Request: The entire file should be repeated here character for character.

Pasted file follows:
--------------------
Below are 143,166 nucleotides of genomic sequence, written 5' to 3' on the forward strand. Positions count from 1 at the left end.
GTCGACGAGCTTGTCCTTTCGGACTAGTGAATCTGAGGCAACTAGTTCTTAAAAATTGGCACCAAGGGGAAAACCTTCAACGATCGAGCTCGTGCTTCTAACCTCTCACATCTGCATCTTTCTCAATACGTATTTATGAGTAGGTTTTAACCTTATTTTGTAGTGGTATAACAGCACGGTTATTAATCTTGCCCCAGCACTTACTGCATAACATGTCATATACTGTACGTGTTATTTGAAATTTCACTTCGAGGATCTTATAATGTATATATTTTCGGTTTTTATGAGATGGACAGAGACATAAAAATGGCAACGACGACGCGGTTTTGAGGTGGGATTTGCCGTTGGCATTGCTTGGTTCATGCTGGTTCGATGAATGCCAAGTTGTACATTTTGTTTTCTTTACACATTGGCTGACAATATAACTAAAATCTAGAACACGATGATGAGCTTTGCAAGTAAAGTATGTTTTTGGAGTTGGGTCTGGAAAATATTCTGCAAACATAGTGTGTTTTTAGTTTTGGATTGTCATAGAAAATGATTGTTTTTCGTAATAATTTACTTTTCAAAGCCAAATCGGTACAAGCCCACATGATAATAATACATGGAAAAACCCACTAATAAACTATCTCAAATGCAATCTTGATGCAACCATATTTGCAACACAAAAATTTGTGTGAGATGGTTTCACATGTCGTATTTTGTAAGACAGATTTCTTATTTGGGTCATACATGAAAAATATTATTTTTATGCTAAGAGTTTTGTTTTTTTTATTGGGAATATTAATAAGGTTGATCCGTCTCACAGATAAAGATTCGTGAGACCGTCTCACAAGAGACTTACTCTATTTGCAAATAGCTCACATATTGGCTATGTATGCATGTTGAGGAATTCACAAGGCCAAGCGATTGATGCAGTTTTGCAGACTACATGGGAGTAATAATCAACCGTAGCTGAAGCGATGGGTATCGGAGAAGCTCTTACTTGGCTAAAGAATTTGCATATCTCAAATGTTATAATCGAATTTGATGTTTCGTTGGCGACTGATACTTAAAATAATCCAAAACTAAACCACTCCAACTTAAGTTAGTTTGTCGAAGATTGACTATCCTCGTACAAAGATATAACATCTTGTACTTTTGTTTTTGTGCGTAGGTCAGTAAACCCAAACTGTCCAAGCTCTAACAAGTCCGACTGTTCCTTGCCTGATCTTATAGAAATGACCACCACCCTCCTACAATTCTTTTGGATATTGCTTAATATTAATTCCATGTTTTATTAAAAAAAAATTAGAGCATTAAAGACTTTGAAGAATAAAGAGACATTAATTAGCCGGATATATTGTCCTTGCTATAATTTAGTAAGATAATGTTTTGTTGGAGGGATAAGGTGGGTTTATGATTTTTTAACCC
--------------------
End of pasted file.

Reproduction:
Below are 143,166 nucleotides of genomic sequence, written 5' to 3' on the forward strand. Positions count from 1 at the left end.
GTCGACGAGCTTGTCCTTTCGGACTAGTGAATCTGAGGCAACTAGTTCTTAAAAATTGGCACCAAGGGGAAAACCTTCAACGATCGAGCTCGTGCTTCTAACCTCTCACATCTGCATCTTTCTCAATACGTATTTATGAGTAGGTTTTAACCTTATTTTGTAGTGGTATAACAGCACGGTTATTAATCTTGCCCCAGCACTTACTGCATAACATGTCATATACTGTACGTGTTATTTGAAATTTCACTTCGAGGATCTTATAATGTATATATTTTCGGTTTTTATGAGATGGACAGAGACATAAAAATGGCAACGACGACGCGGTTTTGAGGTGGGATTTGCCGTTGGCATTGCTTGGTTCATGCTGGTTCGATGAATGCCAAGTTGTACATTTTGTTTTCTTTACACATTGGCTGACAATATAACTAAAATCTAGAACACGATGATGAGCTTTGCAAGTAAAGTATGTTTTTGGAGTTGGGTCTGGAAAATATTCTGCAAACATAGTGTGTTTTTAGTTTTGGATTGTCATAGAAAATGATTGTTTTTCGTAATAATTTACTTTTCAAAGCCAAATCGGTACAAGCCCACATGATAATAATACATGGAAAAACCCACTAATAAACTATCTCAAATGCAATCTTGATGCAACCATATTTGCAACACAAAAATTTGTGTGAGATGGTTTCACATGTCGTATTTTGTAAGACAGATTTCTTATTTGGGTCATACATGAAAAATATTATTTTTATGCTAAGAGTTTTGTTTTTTTTATTGGGAATATTAATAAGGTTGATCCGTCTCACAGATAAAGATTCGTGAGACCGTCTCACAAGAGACTTACTCTATTTGCAAATAGCTCACATATTGGCTATGTATGCATGTTGAGGAATTCACAAGGCCAAGCGATTGATGCAGTTTTGCAGACTACATGGGAGTAATAATCAACCGTAGCTGAAGCGATGGGTATCGGAGAAGCTCTTACTTGGCTAAAGAATTTGCATATCTCAAATGTTATAATCGAATTTGATGTTTCGTTGGCGACTGATACTTAAAATAATCCAAAACTAAACCACTCCAACTTAAGTTAGTTTGTCGAAGATTGACTATCCTCGTACAAAGATATAACATCTTGTACTTTTGTTTTTGTGCGTAGGTCAGTAAACCCAAACTGTCCAAGCTCTAACAAGTCCGACTGTTCCTTGCCTGATCTTATAGAAATGACCACCACCCTCCTACAATTCTTTTGGATATTGCTTAATATTAATTCCATGTTTTATTAAAAAAAAATTAGAGCATTAAAGACTTTGAAGAATAAAGAGACATTAATTAGCCGGATATATTGTCCTTGCTATAATTTAGTAAGATAATGTTTTGTTGGAGGGATAAGGTGGGTTTATGATTTTTTAACCC